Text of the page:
ISSN ONLINE(23209801) PRINT (23209798)
Kiran J. Parmar^{1} and Dr. Vishal D. Nimavat^{2}

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Radio propagation models are focus on realization of the path loss with supplement task of predicting the coverage area for a radio transmitter. Radio propagation models are empirical in nature and are developed based on large collection of data for the specific scenario. The aim of this paper is to study of different path loss propagation models in radio communication at different frequency band. Like SUI model, Hata model, Okumura model, COST231 model, ECC33 model and WI model.
Keywords 

Empirical, Deterministic and Stochastic path loss propagation models and free space path loss models.  
I. INTRODUCTION 

Radio propagation models are an empirical mathematical formulation for the characterization of radio wave propagation as a function of distance between transmitter and receiver antenna, function of frequency and function of other condition. A propagation models are usually developed to predict the behavior of radio propagation in different environment and different condition. Radio propagation models are empirical in nature and models are developed based on large collection of data collected for the specific scenario. For any propagation models the collection of data has to be sufficiently large to provide enough scope for all kind of situations in specific scenario and terrain. Propagation model are very useful in network planning and performing interference studies as the deployment proceeds. This model can be broadly classified into three types namely Empirical, Deterministic and Stochastic [10].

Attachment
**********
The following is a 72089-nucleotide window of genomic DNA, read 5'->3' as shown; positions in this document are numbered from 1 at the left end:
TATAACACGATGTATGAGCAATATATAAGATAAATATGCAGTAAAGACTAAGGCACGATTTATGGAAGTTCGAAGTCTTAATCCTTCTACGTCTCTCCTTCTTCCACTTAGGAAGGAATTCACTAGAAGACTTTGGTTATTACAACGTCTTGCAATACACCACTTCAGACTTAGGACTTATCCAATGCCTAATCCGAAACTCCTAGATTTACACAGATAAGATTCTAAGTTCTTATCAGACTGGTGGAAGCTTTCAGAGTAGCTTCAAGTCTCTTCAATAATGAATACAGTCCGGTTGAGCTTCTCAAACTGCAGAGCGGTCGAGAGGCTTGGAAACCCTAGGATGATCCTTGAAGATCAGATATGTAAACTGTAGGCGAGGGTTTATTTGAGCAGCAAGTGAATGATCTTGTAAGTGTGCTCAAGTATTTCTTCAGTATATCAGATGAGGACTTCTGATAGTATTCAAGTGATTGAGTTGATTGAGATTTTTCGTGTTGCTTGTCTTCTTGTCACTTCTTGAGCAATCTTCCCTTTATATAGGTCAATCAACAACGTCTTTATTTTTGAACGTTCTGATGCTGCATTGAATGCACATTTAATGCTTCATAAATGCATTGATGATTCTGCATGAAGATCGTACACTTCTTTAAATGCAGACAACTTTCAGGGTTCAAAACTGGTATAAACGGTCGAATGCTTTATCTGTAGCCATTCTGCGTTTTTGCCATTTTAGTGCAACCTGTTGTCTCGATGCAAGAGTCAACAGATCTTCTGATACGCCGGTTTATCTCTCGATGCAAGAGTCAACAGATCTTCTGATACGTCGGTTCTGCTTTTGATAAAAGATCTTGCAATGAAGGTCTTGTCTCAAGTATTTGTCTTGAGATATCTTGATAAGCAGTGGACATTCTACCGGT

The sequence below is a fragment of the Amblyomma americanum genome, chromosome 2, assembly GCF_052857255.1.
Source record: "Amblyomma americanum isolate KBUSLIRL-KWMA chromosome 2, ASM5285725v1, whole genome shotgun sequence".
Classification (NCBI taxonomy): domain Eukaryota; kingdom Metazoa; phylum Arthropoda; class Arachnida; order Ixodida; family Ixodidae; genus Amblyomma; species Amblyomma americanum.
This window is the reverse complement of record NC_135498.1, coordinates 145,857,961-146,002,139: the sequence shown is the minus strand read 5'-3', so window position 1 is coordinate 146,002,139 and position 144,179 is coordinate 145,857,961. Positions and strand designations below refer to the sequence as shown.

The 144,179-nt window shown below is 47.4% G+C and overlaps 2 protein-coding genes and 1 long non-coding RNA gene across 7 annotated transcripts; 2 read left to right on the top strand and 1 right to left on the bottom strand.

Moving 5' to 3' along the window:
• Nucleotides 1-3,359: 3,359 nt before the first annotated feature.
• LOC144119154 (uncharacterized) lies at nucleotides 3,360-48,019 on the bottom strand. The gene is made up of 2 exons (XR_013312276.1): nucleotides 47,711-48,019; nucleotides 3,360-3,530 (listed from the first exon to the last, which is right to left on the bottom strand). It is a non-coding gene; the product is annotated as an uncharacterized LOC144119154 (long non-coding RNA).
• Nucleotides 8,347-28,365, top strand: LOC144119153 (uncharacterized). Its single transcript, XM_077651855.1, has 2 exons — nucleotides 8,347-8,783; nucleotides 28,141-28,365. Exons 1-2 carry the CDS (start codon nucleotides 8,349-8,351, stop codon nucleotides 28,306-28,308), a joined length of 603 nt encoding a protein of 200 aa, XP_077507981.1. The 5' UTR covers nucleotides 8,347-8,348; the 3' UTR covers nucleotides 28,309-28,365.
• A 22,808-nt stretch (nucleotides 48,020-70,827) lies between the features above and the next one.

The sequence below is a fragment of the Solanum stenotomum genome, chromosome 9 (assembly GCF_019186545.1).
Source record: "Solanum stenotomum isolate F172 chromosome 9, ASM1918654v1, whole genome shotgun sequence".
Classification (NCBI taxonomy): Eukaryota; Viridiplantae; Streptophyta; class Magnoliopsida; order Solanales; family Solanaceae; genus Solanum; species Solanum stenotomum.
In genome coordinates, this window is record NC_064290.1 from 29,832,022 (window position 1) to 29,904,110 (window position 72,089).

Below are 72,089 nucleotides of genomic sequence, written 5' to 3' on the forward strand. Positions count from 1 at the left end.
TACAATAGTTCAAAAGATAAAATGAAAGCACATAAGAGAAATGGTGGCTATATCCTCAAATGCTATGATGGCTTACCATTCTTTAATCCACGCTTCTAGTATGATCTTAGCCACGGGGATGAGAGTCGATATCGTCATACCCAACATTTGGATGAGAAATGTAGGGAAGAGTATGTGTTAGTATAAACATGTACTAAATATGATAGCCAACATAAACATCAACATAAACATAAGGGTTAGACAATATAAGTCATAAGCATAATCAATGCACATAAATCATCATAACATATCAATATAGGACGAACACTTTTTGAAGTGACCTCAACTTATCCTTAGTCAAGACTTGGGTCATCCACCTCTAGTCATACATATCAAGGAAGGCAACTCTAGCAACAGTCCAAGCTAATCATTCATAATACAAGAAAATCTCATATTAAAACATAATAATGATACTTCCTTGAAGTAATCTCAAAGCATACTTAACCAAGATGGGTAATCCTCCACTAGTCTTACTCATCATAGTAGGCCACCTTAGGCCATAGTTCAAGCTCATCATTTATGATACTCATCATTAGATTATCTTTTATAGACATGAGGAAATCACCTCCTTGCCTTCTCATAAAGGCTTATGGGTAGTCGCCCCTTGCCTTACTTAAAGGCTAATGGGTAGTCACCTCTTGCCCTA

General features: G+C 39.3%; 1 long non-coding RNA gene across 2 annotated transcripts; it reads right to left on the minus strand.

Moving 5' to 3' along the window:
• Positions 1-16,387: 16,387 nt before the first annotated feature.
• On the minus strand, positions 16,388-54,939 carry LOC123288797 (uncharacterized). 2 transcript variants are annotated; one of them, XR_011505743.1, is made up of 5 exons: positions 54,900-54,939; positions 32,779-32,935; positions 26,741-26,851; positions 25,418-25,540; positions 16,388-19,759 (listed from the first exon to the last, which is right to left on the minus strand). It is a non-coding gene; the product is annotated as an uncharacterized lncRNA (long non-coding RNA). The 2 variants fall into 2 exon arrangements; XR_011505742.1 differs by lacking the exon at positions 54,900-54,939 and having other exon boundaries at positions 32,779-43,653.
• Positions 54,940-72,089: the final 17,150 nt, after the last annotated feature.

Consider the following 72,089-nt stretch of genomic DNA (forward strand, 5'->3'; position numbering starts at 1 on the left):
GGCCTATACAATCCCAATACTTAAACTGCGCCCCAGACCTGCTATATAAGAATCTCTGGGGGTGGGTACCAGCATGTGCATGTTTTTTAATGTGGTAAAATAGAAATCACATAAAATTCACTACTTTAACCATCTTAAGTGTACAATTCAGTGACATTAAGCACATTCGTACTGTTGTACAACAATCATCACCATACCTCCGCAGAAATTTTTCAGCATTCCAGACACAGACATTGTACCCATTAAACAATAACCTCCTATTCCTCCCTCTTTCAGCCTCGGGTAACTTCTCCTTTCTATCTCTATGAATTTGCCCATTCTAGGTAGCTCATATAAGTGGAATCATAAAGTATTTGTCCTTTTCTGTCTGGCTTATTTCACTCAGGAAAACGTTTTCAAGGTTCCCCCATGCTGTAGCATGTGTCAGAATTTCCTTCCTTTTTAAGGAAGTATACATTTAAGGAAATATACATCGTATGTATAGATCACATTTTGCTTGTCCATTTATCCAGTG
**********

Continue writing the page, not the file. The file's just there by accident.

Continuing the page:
Empirical: 

An empirical model is based on observation and measurements alone. These models are mainly used for predict the path loss. It can be further classified into two sub part namely non time dispersive and time dispersive. The Stanford University Interim model is one of the perfect examples of time dispersive models. The models like Hata model, COST231 Hata model, ITU – R model are the best example of nontime dispersive models.  
Deterministic: 

Deterministic models are deployed laws of governing electromagnetic wave propagation for determination of received signal power at a particular location. These kinds of models often require a complete 3D map of the propagation environment. Raytracing models are the best example of the deterministic model [14].  
Stochastic: 

These models are used in terms of random variables. Stochastic models are the least accurate but this model requires the least information about the environment and use much less processing power to generate predications. These are mostly used for predication at above 1.8GHz.  
II. RELATED WORK